published on July 6, 2016 - 8:17 PM
Written by The Business Journal Staff
Business is booming — Bulldog-style — at Fresno State’s Gibson Farm Market.

On the opening weekend of this year’s summer sweet corn season, the market sold more than 75,000 ears of corn, with customers waiting in long lines to buy the white, yellow and organic, bi-color varieties.

Last year, Gibson Farm Market sold over 600,000 ears of its fabled corn and Jeremy Lewis, the market’s new manager, thinks this year could be a record-breaker.

“Farm-to-table is a big deal these days,” Lewis said. “I hear from our customers almost every day how much they enjoy coming on campus and buying their food directly from the students who produce it.”

The market, located on the west end of the campus at 5368 N. Chestnut Ave. near the Save Mart Center and the new Campus Point development, is named in honor of Rue and Gwen Gibson, two early benefactors of the university’s agriculture programs.

 The sweet corn, like all of the fresh produce sold at the market, is grown nearby on the university’s 1,000-acre farm. Sweet corn sales are among 22 ag-related enterprises sponsored by the Jordan College of Agricultural Science and Technology at Fresno State.

Other products produced by Jordan College student farmers and sold at the market include wine, meat, ice cream, nuts, salsa and syrups. Most of the store’s items are created and made by students in Fresno State’s Food Science and Nutrition Department.

All of the products for sale in the store have been grown, packaged or processed at Fresno State and many sport the university’s bulldog mascot on their label.

Lewis, 33, is a Fresno native who grew up just a few blocks from Fresno State’s campus and worked for Whole Foods for 13 years before taking over management of the Gibson Farm Market a few months ago. While he is an employee of the university, all of the others who work at the market are Fresno State ag students.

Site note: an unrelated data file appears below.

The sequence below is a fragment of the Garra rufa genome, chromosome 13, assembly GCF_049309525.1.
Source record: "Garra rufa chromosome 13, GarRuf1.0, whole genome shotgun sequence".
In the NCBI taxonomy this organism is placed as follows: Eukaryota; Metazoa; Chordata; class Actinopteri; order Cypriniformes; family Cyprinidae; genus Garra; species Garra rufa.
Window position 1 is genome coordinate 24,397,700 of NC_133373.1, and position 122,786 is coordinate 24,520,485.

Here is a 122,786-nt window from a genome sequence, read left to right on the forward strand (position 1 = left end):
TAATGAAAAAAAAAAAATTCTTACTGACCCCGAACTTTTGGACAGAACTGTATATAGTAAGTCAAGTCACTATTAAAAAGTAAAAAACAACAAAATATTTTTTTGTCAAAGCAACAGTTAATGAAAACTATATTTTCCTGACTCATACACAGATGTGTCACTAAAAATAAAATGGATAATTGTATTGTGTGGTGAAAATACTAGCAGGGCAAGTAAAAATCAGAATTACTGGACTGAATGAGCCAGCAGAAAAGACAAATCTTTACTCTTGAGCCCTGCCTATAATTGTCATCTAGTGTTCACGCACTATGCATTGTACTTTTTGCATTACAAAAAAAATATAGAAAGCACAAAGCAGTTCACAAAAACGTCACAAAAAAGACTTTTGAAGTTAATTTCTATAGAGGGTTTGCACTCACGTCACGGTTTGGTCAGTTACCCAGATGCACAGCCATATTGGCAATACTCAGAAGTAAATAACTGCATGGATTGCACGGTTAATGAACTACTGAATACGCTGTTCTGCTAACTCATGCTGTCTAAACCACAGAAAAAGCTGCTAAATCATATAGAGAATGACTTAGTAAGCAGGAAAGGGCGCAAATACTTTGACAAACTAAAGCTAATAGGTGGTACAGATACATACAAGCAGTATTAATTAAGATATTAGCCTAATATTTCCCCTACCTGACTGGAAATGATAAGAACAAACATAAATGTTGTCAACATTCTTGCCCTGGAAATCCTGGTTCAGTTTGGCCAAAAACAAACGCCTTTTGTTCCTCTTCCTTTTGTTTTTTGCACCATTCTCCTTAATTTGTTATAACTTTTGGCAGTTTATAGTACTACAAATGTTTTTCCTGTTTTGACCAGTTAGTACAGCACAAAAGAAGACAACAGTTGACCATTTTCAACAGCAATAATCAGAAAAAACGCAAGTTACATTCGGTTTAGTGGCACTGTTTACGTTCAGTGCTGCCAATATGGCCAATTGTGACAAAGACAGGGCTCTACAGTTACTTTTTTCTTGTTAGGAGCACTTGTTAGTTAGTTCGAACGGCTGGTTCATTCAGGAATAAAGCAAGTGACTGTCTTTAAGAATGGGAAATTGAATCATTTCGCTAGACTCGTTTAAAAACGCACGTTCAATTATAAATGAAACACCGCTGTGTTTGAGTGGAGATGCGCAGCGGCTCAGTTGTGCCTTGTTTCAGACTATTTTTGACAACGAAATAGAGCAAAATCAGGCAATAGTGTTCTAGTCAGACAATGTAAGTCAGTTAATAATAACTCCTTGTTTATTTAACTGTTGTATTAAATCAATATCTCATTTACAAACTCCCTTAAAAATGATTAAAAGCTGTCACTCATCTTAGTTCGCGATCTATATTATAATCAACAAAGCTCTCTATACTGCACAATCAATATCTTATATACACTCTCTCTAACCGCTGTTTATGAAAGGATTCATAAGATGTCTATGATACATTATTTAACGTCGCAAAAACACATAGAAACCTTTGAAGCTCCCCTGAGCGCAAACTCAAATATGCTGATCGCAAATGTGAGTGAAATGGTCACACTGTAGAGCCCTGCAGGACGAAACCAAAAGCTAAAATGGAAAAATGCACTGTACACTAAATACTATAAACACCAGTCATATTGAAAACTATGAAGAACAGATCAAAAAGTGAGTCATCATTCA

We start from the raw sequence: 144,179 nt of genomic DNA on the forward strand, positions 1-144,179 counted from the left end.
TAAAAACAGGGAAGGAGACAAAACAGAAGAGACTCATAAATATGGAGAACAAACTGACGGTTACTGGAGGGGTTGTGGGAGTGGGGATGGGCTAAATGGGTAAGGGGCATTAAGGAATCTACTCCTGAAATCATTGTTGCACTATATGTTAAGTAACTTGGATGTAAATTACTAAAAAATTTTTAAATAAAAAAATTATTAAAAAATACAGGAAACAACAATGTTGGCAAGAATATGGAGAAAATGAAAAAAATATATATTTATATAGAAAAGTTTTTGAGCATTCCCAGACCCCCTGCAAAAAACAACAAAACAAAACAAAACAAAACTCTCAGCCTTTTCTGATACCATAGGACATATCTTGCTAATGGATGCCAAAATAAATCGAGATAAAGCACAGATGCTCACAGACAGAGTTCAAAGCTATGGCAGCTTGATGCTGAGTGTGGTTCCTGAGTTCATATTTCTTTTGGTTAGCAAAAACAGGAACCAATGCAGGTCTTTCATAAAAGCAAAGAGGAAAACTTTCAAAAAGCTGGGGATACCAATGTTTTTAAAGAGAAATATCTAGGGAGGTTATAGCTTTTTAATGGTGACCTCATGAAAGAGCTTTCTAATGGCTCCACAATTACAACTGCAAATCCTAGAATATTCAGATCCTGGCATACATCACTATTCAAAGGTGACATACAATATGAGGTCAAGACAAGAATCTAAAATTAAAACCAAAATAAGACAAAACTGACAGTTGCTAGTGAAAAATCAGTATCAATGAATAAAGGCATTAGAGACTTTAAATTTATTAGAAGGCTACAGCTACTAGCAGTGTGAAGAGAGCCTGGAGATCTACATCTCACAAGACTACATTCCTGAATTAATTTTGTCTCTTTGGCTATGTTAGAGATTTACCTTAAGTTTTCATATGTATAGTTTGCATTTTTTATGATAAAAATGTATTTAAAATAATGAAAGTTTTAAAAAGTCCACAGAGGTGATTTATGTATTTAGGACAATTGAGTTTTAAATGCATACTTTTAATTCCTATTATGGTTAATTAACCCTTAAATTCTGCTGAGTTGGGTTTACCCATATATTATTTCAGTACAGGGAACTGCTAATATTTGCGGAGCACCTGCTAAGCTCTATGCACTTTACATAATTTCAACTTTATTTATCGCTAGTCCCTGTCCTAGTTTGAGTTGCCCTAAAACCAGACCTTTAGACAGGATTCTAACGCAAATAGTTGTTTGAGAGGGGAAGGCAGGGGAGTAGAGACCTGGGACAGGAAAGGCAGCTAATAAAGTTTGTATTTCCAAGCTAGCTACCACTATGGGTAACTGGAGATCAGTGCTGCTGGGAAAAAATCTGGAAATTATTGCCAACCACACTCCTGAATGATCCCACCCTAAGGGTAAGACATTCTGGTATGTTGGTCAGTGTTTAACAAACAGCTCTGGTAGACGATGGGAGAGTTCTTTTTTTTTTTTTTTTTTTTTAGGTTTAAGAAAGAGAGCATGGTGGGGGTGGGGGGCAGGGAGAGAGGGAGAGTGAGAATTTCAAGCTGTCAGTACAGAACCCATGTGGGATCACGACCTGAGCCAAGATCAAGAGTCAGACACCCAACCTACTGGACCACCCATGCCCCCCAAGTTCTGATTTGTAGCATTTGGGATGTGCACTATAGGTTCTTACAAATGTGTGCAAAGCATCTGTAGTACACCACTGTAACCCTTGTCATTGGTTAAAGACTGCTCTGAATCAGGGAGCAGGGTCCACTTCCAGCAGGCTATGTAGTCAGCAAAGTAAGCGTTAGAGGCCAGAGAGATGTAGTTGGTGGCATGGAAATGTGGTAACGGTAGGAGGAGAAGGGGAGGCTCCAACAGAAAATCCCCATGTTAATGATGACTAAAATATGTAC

“Working here is a great way for these kids to get some hands-on job experience and see how products essentially go from farm to table,” Lewis said.

The market, which was recently expanded, showcases the diverse range of products produced by different enterprise units of the Fresno State University Farm Laboratory. Those units include Crop, Dairy, Enology, Floral, Food Processing, Horticulture, Meat, Orchard and Viticulture Departments.

Most goods sold at the market are produced with the help of 130 student employees and 80 classes that use the campus farm for hands-on experience in everything ag — from growing vegetable crops and running livestock to operating a dairy, processing meat and managing a vineyard.

Lewis said sweet corn and ice cream continue to be the market’s two most-popular items. “But we also have a large selection of jar products that are popular, like jams and jellies, marinara sauce, local honey and salsa as well as a full line of processed meat products too,” he said.

The store also continues to sell a lot of Fresno State’s student-produced, award-winning wines.

On an annual basis, the Gibson Farm Market generates about $1 million in sales, with the proceeds supporting Jordan College students and programs.

“Love this awesome market. Always stop here when visiting from LA,” Joanne Kordan-Zabinski posted recently on the market’s Facebook page. “Love their chocolate milk. And their ice cream brownie sandwiches are to die for, when they have them. Nuts and trail mixes are also wonderful. Jams are fabulous too.”

“When my friends know I’m making a trip, they give me their orders,” Kordan-Zabinski said. “The only complaint that I have is that they are 4 hours away from me!”

The market is operated under the umbrella of the university’s Agricultural Foundation, which is governed by an appointed board of directors that include university President Dr. Joseph Castro and a who’s who of successful Valley agribusiness leaders including Pat Ricchiuti, Larry Layne, Joe Del Bosque and Richard Matoian.

Meeting several times throughout the year, the foundation’s board, according to its website, looks for ways to improve the university’s enterprise operations by “upgrading its livestock program, planting the most promising new varieties of fruit, vines and field crops, and employing the latest techniques in equipment operation, management and safety.”

“Shopping at the market is a great way for people to invest in Fresno State and the future of Jordan College,” Lewis said.  “The revenue we generate goes directly to improving the educational experience of our students.”

“This area is the heart of ag,” Lewis added. “So having a market like this at Fresno State makes total sense.”

The Gibson Farm Market’s summer hours are 8 a.m. to 6 p.m. Monday through Saturday and 10 a.m. to 5 p.m. Sunday.

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